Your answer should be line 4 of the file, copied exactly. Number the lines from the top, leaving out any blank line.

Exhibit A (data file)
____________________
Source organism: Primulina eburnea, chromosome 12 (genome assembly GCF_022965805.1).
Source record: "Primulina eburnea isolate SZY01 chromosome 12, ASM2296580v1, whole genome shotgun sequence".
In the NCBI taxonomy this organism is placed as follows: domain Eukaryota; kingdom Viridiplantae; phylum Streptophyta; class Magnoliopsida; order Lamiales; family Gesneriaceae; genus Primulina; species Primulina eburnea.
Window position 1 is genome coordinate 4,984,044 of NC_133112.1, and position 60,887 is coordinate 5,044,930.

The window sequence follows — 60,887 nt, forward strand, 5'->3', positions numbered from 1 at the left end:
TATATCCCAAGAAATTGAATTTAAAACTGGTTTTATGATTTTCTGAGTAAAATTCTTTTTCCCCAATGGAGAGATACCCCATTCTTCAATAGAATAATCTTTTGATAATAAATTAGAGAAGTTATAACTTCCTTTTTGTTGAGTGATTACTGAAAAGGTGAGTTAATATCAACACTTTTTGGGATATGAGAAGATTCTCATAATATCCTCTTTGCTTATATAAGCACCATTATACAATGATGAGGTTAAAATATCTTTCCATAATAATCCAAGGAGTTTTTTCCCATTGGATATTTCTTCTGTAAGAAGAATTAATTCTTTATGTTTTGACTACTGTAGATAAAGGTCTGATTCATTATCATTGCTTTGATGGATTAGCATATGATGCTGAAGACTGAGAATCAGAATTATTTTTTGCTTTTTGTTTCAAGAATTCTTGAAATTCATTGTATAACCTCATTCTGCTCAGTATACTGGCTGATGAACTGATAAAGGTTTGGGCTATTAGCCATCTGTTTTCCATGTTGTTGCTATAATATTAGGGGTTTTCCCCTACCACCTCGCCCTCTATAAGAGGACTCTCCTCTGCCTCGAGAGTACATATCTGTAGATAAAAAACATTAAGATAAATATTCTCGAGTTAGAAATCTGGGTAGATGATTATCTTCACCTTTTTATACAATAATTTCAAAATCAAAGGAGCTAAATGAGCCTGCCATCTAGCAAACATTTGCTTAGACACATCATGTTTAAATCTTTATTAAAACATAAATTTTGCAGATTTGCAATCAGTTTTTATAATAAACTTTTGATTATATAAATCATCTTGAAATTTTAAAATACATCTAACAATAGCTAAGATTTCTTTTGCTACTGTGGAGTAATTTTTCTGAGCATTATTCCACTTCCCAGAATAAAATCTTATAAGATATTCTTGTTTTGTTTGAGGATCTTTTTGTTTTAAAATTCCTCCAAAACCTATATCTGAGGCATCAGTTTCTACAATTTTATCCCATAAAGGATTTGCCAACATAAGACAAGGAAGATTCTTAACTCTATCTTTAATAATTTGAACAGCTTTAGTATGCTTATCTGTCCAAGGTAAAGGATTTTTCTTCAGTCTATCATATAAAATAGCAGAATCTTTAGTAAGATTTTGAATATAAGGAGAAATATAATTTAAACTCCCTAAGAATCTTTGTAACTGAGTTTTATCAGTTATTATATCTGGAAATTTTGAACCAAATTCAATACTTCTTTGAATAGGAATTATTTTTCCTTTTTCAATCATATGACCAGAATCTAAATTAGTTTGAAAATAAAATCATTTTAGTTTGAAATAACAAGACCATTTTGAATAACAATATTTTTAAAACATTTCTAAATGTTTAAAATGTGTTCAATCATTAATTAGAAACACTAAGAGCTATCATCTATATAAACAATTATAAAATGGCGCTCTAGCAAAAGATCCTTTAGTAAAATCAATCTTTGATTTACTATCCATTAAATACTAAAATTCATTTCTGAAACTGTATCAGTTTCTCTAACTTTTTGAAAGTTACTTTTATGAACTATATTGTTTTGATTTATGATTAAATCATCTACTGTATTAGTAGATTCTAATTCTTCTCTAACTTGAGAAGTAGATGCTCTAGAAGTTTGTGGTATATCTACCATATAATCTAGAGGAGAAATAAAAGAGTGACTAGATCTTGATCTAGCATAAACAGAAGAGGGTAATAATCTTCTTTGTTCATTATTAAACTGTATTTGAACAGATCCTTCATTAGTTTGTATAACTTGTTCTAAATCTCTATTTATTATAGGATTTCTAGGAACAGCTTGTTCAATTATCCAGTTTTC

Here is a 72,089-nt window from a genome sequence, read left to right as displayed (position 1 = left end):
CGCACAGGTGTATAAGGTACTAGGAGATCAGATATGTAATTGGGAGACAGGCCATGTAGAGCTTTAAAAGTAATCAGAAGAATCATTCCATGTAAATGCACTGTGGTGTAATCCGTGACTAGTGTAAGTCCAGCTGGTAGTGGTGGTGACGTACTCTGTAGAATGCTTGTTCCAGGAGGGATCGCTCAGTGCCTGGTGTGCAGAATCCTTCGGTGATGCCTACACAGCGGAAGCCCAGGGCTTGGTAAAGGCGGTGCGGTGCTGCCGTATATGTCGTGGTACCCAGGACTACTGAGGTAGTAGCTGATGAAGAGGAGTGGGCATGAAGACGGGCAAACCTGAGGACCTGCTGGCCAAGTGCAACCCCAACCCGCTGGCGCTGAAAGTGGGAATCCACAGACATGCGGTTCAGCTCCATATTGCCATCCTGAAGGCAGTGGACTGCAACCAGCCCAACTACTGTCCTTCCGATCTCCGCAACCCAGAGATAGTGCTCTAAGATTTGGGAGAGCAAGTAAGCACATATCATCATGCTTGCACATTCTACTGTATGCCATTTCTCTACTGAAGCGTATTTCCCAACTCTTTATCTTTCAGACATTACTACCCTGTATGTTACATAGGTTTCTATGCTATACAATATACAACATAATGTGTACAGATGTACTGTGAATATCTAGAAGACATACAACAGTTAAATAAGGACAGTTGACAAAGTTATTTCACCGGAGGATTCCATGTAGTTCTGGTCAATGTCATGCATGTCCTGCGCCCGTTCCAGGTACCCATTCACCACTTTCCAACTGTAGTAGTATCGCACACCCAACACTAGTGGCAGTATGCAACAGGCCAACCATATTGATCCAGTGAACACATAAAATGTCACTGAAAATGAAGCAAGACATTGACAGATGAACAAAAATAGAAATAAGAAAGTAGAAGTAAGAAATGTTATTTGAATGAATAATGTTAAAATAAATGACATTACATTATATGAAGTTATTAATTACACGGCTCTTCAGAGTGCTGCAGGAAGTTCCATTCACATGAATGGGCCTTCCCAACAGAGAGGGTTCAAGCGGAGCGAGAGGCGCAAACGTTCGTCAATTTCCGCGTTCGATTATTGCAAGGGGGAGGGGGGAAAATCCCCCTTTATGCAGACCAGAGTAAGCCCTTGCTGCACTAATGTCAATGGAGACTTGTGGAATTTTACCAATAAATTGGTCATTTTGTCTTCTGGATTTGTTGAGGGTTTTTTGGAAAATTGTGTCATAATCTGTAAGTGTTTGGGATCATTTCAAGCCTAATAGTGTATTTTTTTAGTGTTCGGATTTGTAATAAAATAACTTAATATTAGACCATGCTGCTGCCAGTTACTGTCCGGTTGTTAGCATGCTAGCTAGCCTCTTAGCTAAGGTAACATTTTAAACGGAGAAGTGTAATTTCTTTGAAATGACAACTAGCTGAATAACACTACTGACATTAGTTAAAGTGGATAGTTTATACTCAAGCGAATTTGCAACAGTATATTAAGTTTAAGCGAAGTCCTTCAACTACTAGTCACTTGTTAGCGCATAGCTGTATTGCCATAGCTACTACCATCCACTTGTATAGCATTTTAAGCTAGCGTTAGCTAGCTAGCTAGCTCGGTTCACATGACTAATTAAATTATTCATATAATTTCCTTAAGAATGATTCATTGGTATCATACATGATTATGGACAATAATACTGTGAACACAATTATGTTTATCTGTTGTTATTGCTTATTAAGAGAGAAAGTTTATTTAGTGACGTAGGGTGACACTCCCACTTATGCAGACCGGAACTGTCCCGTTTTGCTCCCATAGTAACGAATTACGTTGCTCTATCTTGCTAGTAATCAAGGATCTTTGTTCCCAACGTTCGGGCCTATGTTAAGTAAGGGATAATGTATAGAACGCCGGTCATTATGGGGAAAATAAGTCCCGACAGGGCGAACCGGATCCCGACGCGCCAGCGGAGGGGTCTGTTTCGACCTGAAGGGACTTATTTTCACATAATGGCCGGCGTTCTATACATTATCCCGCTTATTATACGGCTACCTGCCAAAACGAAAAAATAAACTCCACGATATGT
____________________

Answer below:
Window position 1 is genome coordinate 4,984,044 of NC_133112.1, and position 60,887 is coordinate 5,044,930.